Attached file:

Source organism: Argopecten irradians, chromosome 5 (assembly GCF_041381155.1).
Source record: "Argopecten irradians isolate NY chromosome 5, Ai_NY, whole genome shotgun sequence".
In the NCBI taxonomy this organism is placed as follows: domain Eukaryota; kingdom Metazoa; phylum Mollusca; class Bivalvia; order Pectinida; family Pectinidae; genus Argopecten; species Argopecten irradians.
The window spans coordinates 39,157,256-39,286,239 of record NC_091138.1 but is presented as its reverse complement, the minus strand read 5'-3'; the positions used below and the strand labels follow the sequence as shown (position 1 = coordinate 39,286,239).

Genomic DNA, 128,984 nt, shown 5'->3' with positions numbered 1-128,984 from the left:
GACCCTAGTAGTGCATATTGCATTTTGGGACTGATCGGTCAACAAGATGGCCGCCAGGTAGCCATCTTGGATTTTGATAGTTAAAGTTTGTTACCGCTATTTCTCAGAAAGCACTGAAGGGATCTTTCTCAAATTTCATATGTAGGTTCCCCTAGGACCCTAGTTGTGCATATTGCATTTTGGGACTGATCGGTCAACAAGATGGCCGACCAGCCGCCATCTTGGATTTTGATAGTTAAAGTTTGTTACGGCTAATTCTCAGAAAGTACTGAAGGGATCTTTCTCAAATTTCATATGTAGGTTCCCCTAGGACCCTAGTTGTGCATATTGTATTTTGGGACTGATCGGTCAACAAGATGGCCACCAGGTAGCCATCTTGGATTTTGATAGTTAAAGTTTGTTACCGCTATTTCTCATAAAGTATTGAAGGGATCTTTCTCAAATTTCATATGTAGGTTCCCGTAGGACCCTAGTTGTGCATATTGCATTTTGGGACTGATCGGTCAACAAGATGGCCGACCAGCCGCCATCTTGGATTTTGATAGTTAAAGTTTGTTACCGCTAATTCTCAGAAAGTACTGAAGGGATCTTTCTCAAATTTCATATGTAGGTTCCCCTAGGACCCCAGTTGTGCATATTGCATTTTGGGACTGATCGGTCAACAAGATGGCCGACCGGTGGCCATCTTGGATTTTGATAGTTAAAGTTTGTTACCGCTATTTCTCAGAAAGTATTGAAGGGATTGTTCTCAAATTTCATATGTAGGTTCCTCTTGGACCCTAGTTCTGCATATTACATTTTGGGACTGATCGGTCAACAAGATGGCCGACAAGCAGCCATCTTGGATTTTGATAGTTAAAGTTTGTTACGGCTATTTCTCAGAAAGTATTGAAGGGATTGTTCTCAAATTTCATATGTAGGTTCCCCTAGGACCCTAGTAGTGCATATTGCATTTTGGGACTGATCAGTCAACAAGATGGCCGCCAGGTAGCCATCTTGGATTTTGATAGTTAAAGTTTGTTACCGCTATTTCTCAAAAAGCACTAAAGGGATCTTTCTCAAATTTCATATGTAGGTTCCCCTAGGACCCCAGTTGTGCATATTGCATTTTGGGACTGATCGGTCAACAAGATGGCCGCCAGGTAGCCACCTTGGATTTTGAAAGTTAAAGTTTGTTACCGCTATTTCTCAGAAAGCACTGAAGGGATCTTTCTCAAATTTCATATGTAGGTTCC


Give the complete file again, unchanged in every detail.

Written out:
Source organism: Argopecten irradians, chromosome 5 (assembly GCF_041381155.1).
Source record: "Argopecten irradians isolate NY chromosome 5, Ai_NY, whole genome shotgun sequence".
In the NCBI taxonomy this organism is placed as follows: domain Eukaryota; kingdom Metazoa; phylum Mollusca; class Bivalvia; order Pectinida; family Pectinidae; genus Argopecten; species Argopecten irradians.
The window spans coordinates 39,157,256-39,286,239 of record NC_091138.1 but is presented as its reverse complement, the minus strand read 5'-3'; the positions used below and the strand labels follow the sequence as shown (position 1 = coordinate 39,286,239).

Genomic DNA, 128,984 nt, shown 5'->3' with positions numbered 1-128,984 from the left:
GACCCTAGTAGTGCATATTGCATTTTGGGACTGATCGGTCAACAAGATGGCCGCCAGGTAGCCATCTTGGATTTTGATAGTTAAAGTTTGTTACCGCTATTTCTCAGAAAGCACTGAAGGGATCTTTCTCAAATTTCATATGTAGGTTCCCCTAGGACCCTAGTTGTGCATATTGCATTTTGGGACTGATCGGTCAACAAGATGGCCGACCAGCCGCCATCTTGGATTTTGATAGTTAAAGTTTGTTACGGCTAATTCTCAGAAAGTACTGAAGGGATCTTTCTCAAATTTCATATGTAGGTTCCCCTAGGACCCTAGTTGTGCATATTGTATTTTGGGACTGATCGGTCAACAAGATGGCCACCAGGTAGCCATCTTGGATTTTGATAGTTAAAGTTTGTTACCGCTATTTCTCATAAAGTATTGAAGGGATCTTTCTCAAATTTCATATGTAGGTTCCCGTAGGACCCTAGTTGTGCATATTGCATTTTGGGACTGATCGGTCAACAAGATGGCCGACCAGCCGCCATCTTGGATTTTGATAGTTAAAGTTTGTTACCGCTAATTCTCAGAAAGTACTGAAGGGATCTTTCTCAAATTTCATATGTAGGTTCCCCTAGGACCCCAGTTGTGCATATTGCATTTTGGGACTGATCGGTCAACAAGATGGCCGACCGGTGGCCATCTTGGATTTTGATAGTTAAAGTTTGTTACCGCTATTTCTCAGAAAGTATTGAAGGGATTGTTCTCAAATTTCATATGTAGGTTCCTCTTGGACCCTAGTTCTGCATATTACATTTTGGGACTGATCGGTCAACAAGATGGCCGACAAGCAGCCATCTTGGATTTTGATAGTTAAAGTTTGTTACGGCTATTTCTCAGAAAGTATTGAAGGGATTGTTCTCAAATTTCATATGTAGGTTCCCCTAGGACCCTAGTAGTGCATATTGCATTTTGGGACTGATCAGTCAACAAGATGGCCGCCAGGTAGCCATCTTGGATTTTGATAGTTAAAGTTTGTTACCGCTATTTCTCAAAAAGCACTAAAGGGATCTTTCTCAAATTTCATATGTAGGTTCCCCTAGGACCCCAGTTGTGCATATTGCATTTTGGGACTGATCGGTCAACAAGATGGCCGCCAGGTAGCCACCTTGGATTTTGAAAGTTAAAGTTTGTTACCGCTATTTCTCAGAAAGCACTGAAGGGATCTTTCTCAAATTTCATATGTAGGTTCC